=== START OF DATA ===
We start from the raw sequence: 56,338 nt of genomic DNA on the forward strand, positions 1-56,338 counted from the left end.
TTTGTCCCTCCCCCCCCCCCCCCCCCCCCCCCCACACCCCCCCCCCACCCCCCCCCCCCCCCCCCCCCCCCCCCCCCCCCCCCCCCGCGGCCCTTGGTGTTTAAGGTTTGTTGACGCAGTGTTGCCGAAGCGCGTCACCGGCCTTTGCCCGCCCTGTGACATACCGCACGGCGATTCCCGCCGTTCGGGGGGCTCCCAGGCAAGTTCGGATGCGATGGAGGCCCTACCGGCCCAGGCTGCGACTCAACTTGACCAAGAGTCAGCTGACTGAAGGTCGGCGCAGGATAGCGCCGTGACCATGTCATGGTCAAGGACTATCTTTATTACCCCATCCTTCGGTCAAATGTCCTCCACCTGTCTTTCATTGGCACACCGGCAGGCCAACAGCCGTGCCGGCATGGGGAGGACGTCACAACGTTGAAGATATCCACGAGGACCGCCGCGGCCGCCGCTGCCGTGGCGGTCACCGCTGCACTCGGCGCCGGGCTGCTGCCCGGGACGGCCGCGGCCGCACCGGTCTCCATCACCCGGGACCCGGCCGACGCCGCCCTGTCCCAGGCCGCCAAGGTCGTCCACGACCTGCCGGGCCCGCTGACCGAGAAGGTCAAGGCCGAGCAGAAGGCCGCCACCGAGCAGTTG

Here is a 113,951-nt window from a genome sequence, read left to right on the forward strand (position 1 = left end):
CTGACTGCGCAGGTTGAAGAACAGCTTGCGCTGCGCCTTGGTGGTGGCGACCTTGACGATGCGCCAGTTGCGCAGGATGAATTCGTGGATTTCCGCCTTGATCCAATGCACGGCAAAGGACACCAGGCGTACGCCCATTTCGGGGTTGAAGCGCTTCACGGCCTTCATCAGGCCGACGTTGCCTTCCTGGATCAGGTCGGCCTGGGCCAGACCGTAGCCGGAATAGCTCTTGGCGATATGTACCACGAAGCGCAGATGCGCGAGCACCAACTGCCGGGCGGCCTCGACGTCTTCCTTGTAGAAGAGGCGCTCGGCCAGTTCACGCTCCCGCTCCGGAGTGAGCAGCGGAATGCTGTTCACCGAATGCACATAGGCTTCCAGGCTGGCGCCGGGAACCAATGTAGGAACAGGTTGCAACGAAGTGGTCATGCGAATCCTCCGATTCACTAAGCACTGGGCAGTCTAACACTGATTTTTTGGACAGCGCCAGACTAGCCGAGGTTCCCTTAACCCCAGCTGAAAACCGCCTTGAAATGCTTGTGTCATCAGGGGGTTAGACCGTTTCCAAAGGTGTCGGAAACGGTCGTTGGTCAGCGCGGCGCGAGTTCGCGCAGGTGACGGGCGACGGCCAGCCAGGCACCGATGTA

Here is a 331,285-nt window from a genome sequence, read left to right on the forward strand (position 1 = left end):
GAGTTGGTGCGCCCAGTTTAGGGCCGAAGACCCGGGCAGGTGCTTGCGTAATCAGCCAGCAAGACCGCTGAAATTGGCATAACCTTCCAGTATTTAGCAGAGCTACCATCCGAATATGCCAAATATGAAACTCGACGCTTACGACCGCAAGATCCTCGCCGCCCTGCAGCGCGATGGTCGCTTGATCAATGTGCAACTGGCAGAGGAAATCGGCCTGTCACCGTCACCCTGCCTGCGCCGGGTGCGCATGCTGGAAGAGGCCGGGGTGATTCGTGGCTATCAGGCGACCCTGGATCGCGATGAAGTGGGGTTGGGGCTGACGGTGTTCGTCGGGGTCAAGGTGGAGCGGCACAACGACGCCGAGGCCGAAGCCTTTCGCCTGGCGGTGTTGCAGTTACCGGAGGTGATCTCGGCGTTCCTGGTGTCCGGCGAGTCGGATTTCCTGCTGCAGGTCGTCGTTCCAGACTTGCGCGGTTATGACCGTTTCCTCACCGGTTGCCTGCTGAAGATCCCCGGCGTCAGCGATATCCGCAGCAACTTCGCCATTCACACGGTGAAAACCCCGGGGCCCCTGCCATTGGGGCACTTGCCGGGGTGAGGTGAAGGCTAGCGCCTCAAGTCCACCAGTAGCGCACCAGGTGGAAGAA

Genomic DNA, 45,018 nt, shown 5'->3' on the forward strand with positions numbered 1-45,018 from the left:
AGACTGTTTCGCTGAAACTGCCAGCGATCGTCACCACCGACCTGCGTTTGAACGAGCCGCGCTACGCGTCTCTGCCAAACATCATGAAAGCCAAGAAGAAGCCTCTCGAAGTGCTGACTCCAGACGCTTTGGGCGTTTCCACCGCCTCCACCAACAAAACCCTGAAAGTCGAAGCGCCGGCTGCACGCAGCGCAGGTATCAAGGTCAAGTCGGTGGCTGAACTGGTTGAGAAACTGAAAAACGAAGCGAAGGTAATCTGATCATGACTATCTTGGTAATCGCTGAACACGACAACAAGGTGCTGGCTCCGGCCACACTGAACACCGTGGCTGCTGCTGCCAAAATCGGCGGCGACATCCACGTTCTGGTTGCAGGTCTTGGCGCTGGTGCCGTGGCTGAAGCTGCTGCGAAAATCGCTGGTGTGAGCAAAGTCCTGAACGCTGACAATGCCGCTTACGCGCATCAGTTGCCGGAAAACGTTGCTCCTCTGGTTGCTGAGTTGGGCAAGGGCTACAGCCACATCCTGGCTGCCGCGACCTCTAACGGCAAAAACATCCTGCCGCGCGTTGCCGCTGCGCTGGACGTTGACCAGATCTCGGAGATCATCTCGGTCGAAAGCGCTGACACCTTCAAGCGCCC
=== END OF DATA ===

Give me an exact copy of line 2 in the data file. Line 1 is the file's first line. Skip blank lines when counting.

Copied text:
TTTGTCCCTCCCCCCCCCCCCCCCCCCCCCCCCACACCCCCCCCCCACCCCCCCCCCCCCCCCCCCCCCCCCCCCCCCCCCCCCCCGCGGCCCTTGGTGTTTAAGGTTTGTTGACGCAGTGTTGCCGAAGCGCGTCACCGGCCTTTGCCCGCCCTGTGACATACCGCACGGCGATTCCCGCCGTTCGGGGGGCTCCCAGGCAAGTTCGGATGCGATGGAGGCCCTACCGGCCCAGGCTGCGACTCAACTTGACCAAGAGTCAGCTGACTGAAGGTCGGCGCAGGATAGCGCCGTGACCATGTCATGGTCAAGGACTATCTTTATTACCCCATCCTTCGGTCAAATGTCCTCCACCTGTCTTTCATTGGCACACCGGCAGGCCAACAGCCGTGCCGGCATGGGGAGGACGTCACAACGTTGAAGATATCCACGAGGACCGCCGCGGCCGCCGCTGCCGTGGCGGTCACCGCTGCACTCGGCGCCGGGCTGCTGCCCGGGACGGCCGCGGCCGCACCGGTCTCCATCACCCGGGACCCGGCCGACGCCGCCCTGTCCCAGGCCGCCAAGGTCGTCCACGACCTGCCGGGCCCGCTGACCGAGAAGGTCAAGGCCGAGCAGAAGGCCGCCACCGAGCAGTTG